Dishwasher Not Draining

Dishwasher Not Draining – Potential Problems and Fixes

If you find a puddle of water in the bottom of your dishwasher after you finish the wash cycle, don’t panic.

Although standing water can be an indication that your dishwasher needs professional-grade repairs, most of the time, it’s a very minor issue that you can fix by yourself.

Dishwasher Not Draining

What is the bottom of the dishwasher results from clogs in the garbage disposal, filter, drain pump, drain, hose, or air gap. When sediment or food builds up inside these systems, the dishwasher won’t drain properly. Locating the blockage source and clearing the debris can solve the problem and get your dishwasher to drain without having to bring in a professional to do the work for you.

If you’re not sure where these parts are, what they are, or how to flush them to get rid of the clog and debris, this is for you.

We’re going to outline several things you can do to help your dishwasher drain again without causing a soapy, wet mess on your floor.

Run the Garbage Disposal

The drain hose on your dishwasher leads to your garbage disposal drain, and if the drain unit has food sludge or unground food that settles in the drainpipe right below the disposal, it can stop the appliance from draining properly.

Sometimes, running your disposal is all you have to do to get the unit working correctly again.

You should get in the habit of leaving the water on and letting the disposal run for 15 to 20 seconds after the food disappears.

This will allow the water to clear out all of the remaining food that might stay in the P-trap drain below the garbage disposal.

Clean the Air Gap

When your dishwasher’s hose connects right to your sink without garbage disposal being present, you have a small slotted stainless steel cylinder called an air gap that gets installed at the top of the sink by the faucet.

There is a small hose that starts at the air gap and goes to the dishwasher’s drain hose, and this hose acts as a vent to stop an airlock from appearing in the drain hose.

If this air gap gets clogged with debris, it won’t work properly. If you want to check it, twist the air gap counterclockwise to remove it and look for buildup or blockages. Clean it with a stiff brush or water, replace it, and run the dishwasher cycle empty.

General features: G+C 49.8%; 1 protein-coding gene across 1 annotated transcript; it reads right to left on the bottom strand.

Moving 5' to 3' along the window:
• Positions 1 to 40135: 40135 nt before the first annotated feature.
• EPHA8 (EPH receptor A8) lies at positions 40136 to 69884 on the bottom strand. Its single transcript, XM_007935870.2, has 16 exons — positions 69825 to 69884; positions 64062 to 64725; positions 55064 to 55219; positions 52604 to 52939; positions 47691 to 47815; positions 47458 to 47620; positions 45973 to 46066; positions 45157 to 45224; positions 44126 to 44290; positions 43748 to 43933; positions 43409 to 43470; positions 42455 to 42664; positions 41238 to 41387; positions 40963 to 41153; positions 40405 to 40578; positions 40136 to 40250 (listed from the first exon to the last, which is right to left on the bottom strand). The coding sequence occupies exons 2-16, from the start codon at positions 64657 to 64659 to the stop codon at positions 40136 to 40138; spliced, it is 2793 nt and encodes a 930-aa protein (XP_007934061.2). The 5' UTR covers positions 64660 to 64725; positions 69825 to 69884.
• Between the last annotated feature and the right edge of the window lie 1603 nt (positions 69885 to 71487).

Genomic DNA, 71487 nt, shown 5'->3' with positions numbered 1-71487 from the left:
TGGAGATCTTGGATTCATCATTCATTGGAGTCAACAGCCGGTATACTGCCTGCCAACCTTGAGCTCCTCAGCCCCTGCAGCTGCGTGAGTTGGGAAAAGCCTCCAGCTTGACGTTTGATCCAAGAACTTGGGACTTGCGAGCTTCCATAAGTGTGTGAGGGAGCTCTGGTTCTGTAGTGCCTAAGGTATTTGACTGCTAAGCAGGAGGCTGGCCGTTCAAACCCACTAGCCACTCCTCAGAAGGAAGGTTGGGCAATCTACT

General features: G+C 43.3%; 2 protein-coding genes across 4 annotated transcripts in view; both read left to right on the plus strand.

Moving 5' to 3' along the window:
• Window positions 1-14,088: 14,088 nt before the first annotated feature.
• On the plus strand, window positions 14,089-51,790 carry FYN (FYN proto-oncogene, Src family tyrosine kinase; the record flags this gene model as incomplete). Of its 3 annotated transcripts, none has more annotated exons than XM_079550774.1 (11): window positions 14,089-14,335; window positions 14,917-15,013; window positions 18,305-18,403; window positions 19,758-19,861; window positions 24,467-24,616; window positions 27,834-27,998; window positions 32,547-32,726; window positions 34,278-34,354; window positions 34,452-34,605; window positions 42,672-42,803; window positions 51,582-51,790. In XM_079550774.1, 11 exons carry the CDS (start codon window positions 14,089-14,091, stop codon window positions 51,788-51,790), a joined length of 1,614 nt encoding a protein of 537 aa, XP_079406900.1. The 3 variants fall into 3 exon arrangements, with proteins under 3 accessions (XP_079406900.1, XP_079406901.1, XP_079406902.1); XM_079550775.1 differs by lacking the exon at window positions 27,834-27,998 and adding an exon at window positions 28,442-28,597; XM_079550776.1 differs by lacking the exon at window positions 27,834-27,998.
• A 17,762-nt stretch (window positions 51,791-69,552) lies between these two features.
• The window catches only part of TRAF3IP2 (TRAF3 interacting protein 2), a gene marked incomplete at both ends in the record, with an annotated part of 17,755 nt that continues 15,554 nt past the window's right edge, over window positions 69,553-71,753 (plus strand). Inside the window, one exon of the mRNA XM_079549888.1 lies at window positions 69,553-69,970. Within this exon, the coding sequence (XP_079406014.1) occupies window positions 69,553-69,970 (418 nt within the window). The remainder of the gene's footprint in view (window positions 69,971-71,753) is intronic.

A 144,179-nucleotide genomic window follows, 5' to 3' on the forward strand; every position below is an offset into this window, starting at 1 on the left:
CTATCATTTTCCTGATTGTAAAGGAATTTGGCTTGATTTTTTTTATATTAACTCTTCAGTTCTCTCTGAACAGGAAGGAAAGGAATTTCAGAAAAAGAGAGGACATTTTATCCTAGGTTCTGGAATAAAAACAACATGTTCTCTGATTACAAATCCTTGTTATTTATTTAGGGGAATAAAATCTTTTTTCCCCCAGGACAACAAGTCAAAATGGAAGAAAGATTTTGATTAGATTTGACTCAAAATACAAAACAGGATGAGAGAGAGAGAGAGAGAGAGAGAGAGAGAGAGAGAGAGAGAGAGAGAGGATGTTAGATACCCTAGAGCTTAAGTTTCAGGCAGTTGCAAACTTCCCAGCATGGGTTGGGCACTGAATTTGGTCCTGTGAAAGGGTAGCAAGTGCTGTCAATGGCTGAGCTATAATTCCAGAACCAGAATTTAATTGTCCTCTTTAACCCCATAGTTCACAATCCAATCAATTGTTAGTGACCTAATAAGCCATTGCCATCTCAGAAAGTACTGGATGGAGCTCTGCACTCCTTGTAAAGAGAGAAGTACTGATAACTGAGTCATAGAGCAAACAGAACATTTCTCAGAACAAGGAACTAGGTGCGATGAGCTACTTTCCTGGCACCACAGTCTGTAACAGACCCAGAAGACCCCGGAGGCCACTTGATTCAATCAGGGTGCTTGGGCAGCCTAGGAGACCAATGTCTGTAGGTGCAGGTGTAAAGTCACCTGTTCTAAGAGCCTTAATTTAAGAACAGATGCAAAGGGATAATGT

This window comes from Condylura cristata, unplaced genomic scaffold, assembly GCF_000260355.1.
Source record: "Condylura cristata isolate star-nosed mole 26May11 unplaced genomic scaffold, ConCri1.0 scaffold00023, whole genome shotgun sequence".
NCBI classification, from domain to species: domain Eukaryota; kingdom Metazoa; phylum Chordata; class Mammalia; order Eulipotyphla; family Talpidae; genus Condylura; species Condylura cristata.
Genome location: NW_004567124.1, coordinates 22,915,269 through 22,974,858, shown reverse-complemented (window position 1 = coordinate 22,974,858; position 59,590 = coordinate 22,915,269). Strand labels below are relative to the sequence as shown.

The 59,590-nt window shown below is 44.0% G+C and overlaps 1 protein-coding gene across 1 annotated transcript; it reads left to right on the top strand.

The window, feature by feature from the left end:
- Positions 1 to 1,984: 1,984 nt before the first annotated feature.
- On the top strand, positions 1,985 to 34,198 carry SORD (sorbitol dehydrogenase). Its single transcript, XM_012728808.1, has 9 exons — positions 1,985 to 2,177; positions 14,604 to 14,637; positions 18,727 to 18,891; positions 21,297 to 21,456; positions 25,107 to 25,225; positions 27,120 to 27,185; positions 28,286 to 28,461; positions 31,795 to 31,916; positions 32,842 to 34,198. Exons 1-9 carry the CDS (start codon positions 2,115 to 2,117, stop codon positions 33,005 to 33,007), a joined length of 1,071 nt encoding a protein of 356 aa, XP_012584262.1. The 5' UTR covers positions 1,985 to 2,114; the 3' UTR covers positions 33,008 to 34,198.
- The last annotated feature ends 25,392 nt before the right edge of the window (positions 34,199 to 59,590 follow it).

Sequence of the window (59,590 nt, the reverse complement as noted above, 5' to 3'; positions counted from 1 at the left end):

Clean Any Detergent Accidents

Dishwashers come designed for use with an automatic detergent that cleans the dishes without producing a host of suds.

During the course of a day, it’s easy to grab the wrong one and end up with a lot of suds that can block everything and prevent it from draining correctly.

The same thing can happen if you grab laundry detergent in a pinch. Bailout the tub on your dishwasher and run a second cycle with the correct detergent.

Remove Any Standing Water

If you don’t have disposal or running one doesn’t help, you want to drain the water to get a closer look at the potential problems.

Put absorbent towels around your dishwasher’s base and remove the bottom dish tray by sliding it out toward you.

Use a plastic scoop to get the dirty water into a bucket to get rid of it, and use towels to sop up the remaining water when it gets too low to scoop out before inspecting everything.

Check for Kinks in the Drain Hose

The drain hose is a ribbed plastic, lightweight hose that connects from the air cap or garbage disposal to the drain pump, and it can kink and prevent your water from draining.

If you shoved something heavy or big under your sink, it could have kinked the hose.

You can straighten it out manually if you find the source of the kink, but it’ll tend to happen again in the same spot. If it keeps happening, you can replace the drain hose.

Remove Gunk From the Drain Basket